Wearable exoskeletons have shown a lot of promise as a wonderful way to help disabled people regain a good degree of mobility, but these designs have proven to be extremely expensive to the point that it's not really possible to offer them commercially.
However, the 27-pound Phoenix exoskeleton is planning to shake all that up. At only $40,000, it is fairly affordable and is available for sale to the public.
Based on robotics research from the University of California, Berkeley, the exoskeleton attaches to the wearer's hips and legs. It is modular and easily controllable by the user, while caregivers can tweak the exoskeleton's parameters using a companion Android app.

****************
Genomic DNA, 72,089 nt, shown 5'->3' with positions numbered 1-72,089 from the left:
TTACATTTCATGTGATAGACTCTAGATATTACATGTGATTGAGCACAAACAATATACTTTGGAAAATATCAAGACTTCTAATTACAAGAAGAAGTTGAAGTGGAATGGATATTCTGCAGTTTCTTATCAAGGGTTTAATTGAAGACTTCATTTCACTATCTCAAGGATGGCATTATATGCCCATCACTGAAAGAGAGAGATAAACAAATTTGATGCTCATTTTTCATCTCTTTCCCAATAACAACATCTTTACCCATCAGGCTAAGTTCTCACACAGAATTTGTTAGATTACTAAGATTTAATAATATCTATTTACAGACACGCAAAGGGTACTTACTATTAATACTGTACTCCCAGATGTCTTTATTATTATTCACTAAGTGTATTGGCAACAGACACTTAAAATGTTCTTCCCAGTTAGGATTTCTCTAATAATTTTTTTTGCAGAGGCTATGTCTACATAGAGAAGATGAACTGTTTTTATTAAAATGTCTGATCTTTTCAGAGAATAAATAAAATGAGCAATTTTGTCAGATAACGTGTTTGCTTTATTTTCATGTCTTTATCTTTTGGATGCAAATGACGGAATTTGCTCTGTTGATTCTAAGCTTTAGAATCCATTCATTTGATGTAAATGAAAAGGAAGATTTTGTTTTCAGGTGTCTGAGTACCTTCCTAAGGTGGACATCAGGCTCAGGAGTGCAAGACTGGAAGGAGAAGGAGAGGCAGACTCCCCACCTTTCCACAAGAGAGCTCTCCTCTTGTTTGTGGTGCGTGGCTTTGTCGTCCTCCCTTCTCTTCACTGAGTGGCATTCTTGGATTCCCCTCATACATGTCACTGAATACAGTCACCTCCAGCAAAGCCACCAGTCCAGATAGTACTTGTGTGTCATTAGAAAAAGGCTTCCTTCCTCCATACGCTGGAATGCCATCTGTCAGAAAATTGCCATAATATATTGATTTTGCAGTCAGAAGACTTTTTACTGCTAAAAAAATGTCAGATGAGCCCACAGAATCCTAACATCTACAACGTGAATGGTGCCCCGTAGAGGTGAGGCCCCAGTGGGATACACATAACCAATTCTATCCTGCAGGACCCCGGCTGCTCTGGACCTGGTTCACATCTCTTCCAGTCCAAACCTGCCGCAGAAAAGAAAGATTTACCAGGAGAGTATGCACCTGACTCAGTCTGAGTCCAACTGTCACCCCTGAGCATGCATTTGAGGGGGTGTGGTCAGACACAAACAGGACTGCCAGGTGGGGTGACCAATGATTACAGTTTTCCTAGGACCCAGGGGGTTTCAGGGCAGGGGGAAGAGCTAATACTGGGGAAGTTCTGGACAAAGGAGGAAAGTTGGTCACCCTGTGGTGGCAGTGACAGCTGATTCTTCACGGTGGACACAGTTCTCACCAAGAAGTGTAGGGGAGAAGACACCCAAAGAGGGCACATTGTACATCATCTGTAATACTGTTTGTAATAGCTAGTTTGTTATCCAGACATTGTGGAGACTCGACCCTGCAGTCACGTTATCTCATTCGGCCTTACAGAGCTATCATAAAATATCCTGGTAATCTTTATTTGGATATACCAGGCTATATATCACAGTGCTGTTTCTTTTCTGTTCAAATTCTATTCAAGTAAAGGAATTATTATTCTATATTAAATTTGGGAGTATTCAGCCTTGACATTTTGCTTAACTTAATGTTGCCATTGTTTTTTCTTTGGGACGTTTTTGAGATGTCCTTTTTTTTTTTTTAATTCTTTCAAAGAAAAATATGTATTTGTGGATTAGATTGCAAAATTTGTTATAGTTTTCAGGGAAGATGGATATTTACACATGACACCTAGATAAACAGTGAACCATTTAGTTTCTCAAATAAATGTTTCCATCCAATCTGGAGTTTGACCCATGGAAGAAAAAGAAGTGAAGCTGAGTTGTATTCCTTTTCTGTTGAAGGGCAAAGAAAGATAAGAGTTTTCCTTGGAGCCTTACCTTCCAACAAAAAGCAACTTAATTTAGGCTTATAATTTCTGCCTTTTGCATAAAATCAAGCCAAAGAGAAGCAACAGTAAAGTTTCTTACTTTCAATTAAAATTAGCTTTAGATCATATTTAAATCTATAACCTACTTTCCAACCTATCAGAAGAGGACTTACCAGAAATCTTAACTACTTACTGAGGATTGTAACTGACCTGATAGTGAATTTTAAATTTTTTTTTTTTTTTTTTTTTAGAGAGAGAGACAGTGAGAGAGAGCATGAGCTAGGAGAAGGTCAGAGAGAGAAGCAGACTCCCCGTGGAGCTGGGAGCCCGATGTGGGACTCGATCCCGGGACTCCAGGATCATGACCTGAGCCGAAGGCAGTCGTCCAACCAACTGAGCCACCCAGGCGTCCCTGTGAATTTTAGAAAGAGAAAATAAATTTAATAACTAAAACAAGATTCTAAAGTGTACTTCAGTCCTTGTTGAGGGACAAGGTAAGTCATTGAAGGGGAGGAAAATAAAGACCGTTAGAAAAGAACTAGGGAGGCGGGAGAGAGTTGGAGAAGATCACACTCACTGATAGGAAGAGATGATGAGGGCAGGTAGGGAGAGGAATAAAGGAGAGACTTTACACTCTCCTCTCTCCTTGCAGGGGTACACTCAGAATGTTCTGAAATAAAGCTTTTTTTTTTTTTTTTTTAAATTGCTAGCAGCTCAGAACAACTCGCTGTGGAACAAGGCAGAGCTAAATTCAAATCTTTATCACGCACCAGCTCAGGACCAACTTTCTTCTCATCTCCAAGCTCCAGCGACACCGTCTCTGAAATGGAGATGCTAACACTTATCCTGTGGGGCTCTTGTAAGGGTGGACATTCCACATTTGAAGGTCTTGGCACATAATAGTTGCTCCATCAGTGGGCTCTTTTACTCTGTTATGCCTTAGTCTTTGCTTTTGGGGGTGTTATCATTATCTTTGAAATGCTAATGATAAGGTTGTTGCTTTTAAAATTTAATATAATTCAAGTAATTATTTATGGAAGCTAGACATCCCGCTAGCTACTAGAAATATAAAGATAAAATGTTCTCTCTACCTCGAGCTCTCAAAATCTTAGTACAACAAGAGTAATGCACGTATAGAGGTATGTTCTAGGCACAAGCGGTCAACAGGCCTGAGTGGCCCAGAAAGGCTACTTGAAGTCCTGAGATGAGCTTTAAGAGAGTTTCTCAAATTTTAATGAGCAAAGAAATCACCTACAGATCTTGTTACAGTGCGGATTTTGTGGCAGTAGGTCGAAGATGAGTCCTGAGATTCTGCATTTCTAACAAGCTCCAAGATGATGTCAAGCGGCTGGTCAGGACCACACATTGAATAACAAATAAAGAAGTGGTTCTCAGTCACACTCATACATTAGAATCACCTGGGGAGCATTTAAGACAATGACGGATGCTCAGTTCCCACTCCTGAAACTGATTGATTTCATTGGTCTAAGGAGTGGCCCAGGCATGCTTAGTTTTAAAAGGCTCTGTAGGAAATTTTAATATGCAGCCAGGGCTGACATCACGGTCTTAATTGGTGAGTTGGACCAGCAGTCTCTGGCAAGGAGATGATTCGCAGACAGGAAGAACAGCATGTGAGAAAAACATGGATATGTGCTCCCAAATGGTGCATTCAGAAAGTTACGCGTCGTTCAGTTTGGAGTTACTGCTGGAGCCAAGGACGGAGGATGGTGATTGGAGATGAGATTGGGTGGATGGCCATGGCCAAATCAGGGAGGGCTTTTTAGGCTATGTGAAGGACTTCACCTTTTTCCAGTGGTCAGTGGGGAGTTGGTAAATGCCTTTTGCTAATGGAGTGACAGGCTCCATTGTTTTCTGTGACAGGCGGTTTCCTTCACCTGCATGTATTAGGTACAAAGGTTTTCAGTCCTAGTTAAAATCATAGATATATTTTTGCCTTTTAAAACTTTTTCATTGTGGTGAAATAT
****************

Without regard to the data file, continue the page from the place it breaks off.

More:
This wearable exoskeleton is particularly promising for use with disabled children whose families cannot afford other alternatives.
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